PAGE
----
Gov. Martin O'Malley's plan to make it easier for veterans and their spouses to work in Maryland received warm reviews Tuesday from lawmakers and the Defense Department, but nurses suggested it could leave patients in the hands of unqualified workers.
Testifying on behalf of the Veterans Full Employment Act, Lt. Gov. Anthony Brown said easing the transition into the civilian workforce is part of a "sacred obligation" society has to veterans.
A Department of Defense official praised the plan as among the most comprehensive in the nation, while Del. Susan W. Krebs, a Carroll County Republican, called it "probably one of the best bills we're going to pass this year."
The three-part proposal would require an expedited process for veterans and spouses of active-duty service members applying for licenses in more than 45 professions, including teachers, electricians, mechanics, doctors and real estate agents.
A second part would require universities to better translate military courses and experience into college credits. The third – and most controversial – would grant veterans and some spouses a temporary or "provisional" license until they met all of Maryland's licensing rules. Two House committees held hearings on the bill Tuesday.
Lawmakers said the provisional licenses have drawn concern from several groups, but the most vocal objection has come from a coalition of nursing associations and nursing schools, who say the temporary approval "poses a serious threat" to care. Under the proposed law, they say, someone could be authorized to work as a nurse without meeting all of the state's nursing standards.
"This is a public-safety issue because people who are not qualified could have 'RN' on their sleeve," said Mary Kay DeMarco of the Maryland Nurses Association.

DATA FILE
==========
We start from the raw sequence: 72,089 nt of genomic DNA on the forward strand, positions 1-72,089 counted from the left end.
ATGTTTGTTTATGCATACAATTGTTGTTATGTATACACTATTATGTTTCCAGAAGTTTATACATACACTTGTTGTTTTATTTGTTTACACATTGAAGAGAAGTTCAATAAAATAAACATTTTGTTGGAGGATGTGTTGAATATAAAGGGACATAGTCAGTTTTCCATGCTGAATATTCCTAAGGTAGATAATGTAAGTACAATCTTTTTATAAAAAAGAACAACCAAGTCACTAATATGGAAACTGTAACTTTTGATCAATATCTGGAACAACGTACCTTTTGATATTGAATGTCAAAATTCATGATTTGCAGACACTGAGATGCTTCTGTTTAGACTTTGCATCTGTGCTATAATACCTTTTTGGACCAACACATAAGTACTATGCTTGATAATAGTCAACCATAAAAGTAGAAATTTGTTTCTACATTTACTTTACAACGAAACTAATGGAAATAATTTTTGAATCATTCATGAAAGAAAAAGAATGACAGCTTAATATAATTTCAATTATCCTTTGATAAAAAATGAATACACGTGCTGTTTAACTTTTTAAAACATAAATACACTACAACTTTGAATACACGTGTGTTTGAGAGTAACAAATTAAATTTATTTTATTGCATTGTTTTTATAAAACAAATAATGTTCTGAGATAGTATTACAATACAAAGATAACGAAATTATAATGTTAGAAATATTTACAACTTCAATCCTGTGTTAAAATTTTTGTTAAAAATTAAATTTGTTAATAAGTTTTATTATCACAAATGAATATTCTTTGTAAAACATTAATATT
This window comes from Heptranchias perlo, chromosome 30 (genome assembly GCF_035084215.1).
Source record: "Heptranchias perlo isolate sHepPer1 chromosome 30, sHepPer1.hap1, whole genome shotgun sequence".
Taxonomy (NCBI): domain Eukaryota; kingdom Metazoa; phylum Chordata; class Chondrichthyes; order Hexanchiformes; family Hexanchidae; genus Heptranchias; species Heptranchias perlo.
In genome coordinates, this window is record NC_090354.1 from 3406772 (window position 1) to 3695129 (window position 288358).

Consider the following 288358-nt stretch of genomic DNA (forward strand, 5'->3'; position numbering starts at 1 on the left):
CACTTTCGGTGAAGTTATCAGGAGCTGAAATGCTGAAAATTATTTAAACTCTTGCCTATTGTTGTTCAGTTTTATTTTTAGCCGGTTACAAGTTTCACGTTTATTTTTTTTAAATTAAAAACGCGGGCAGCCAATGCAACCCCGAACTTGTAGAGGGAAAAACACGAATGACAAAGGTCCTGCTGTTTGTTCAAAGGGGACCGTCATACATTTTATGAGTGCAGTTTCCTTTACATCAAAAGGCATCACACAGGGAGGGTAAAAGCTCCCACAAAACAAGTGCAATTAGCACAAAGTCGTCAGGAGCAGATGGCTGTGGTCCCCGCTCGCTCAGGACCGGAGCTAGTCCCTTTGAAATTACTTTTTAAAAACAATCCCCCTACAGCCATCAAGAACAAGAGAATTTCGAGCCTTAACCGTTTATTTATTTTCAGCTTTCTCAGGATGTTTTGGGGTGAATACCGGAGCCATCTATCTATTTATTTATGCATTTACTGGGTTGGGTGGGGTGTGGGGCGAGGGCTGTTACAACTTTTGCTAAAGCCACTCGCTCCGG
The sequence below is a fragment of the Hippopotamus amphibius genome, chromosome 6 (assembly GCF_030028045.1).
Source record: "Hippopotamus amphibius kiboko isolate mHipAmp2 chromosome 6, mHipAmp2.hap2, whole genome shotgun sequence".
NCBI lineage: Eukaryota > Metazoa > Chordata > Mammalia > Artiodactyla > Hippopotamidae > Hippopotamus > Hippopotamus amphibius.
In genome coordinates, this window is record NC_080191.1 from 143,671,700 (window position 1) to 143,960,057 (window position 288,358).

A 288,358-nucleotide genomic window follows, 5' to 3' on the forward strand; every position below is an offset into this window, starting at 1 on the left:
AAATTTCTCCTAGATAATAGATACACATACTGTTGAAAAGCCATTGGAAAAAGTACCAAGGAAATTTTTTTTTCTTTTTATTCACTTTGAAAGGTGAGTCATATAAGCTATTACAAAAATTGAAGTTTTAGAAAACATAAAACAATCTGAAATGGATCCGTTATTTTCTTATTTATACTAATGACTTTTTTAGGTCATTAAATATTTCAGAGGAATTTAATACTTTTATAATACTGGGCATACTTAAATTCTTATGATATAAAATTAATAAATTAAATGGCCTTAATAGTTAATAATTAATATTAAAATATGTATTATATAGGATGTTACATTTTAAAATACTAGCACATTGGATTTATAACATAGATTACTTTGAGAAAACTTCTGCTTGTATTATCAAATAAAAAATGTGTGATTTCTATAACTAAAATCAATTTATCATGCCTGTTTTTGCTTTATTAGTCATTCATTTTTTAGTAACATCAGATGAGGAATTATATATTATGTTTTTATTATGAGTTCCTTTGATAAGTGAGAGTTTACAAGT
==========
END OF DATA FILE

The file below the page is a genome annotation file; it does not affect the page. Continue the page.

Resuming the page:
Brown, a colonel in the Army Reserves who served in Iraq, dismissed the idea that military medical workers would not be qualified to work in the civilian sector. He said the bill's purpose is to direct licensing agencies to better understand the qualifications and experience veterans earn in the military.
"The quality of professional care in the military is as good if not better than any other health care," Brown said.
He told lawmakers that the details of executing the proposal will be a challenge, but said high unemployment among veterans and their spouses required the government to act.
In Maryland, unemployment among veterans under age 25 was nearly 2 percentage points higher in 2011 than among civilians of the same age, according to legislative analysts.
Dr. Laura Herrera, a deputy state health secretary, said the unemployment rate among military spouses is three times higher than among civilians.
Sen. Joan Carter Conway, a Baltimore Democrat who chairs the Senate committee that is considering the bill, said state licensing boards also have expressed concern.
"Many of the boards have heartburn," Conway said, though she said most of them have since withdrawn their objections. She said her committee will likely vote on the proposal this week.